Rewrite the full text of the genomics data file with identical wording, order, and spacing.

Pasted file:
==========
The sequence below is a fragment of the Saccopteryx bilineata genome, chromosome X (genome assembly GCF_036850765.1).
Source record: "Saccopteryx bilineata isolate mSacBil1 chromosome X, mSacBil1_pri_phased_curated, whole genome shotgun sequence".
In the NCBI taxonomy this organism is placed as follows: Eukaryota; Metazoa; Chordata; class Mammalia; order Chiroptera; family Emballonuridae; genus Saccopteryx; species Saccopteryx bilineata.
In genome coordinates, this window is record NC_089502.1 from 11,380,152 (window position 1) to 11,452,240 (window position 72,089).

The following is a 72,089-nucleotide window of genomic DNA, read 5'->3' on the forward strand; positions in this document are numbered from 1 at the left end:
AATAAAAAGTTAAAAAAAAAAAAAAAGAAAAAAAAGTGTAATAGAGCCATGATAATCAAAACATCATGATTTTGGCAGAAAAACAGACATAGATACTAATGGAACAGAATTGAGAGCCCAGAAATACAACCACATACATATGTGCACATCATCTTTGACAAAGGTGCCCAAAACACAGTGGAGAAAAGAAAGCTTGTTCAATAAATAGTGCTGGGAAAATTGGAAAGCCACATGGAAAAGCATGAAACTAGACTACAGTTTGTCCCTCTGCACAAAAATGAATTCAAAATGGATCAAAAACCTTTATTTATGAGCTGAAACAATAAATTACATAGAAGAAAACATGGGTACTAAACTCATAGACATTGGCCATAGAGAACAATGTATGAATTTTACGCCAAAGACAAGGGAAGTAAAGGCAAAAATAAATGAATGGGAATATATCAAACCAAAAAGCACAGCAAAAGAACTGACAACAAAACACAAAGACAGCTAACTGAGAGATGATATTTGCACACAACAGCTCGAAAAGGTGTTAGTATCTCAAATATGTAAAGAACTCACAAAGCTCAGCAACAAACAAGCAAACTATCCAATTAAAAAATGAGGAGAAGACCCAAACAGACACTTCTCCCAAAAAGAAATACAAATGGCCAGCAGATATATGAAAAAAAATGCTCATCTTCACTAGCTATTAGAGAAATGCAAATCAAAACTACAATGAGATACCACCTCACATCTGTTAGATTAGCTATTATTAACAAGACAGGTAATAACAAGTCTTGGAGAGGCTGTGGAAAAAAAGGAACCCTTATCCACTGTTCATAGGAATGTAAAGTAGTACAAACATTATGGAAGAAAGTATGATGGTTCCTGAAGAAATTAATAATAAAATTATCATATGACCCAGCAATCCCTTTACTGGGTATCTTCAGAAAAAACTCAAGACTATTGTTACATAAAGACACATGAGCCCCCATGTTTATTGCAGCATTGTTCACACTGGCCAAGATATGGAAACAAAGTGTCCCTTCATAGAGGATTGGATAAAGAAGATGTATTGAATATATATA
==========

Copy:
The sequence below is a fragment of the Saccopteryx bilineata genome, chromosome X (genome assembly GCF_036850765.1).
Source record: "Saccopteryx bilineata isolate mSacBil1 chromosome X, mSacBil1_pri_phased_curated, whole genome shotgun sequence".
In the NCBI taxonomy this organism is placed as follows: Eukaryota; Metazoa; Chordata; class Mammalia; order Chiroptera; family Emballonuridae; genus Saccopteryx; species Saccopteryx bilineata.
In genome coordinates, this window is record NC_089502.1 from 11,380,152 (window position 1) to 11,452,240 (window position 72,089).

The following is a 72,089-nucleotide window of genomic DNA, read 5'->3' on the forward strand; positions in this document are numbered from 1 at the left end:
AATAAAAAGTTAAAAAAAAAAAAAAAGAAAAAAAAGTGTAATAGAGCCATGATAATCAAAACATCATGATTTTGGCAGAAAAACAGACATAGATACTAATGGAACAGAATTGAGAGCCCAGAAATACAACCACATACATATGTGCACATCATCTTTGACAAAGGTGCCCAAAACACAGTGGAGAAAAGAAAGCTTGTTCAATAAATAGTGCTGGGAAAATTGGAAAGCCACATGGAAAAGCATGAAACTAGACTACAGTTTGTCCCTCTGCACAAAAATGAATTCAAAATGGATCAAAAACCTTTATTTATGAGCTGAAACAATAAATTACATAGAAGAAAACATGGGTACTAAACTCATAGACATTGGCCATAGAGAACAATGTATGAATTTTACGCCAAAGACAAGGGAAGTAAAGGCAAAAATAAATGAATGGGAATATATCAAACCAAAAAGCACAGCAAAAGAACTGACAACAAAACACAAAGACAGCTAACTGAGAGATGATATTTGCACACAACAGCTCGAAAAGGTGTTAGTATCTCAAATATGTAAAGAACTCACAAAGCTCAGCAACAAACAAGCAAACTATCCAATTAAAAAATGAGGAGAAGACCCAAACAGACACTTCTCCCAAAAAGAAATACAAATGGCCAGCAGATATATGAAAAAAAATGCTCATCTTCACTAGCTATTAGAGAAATGCAAATCAAAACTACAATGAGATACCACCTCACATCTGTTAGATTAGCTATTATTAACAAGACAGGTAATAACAAGTCTTGGAGAGGCTGTGGAAAAAAAGGAACCCTTATCCACTGTTCATAGGAATGTAAAGTAGTACAAACATTATGGAAGAAAGTATGATGGTTCCTGAAGAAATTAATAATAAAATTATCATATGACCCAGCAATCCCTTTACTGGGTATCTTCAGAAAAAACTCAAGACTATTGTTACATAAAGACACATGAGCCCCCATGTTTATTGCAGCATTGTTCACACTGGCCAAGATATGGAAACAAAGTGTCCCTTCATAGAGGATTGGATAAAGAAGATGTATTGAATATATATA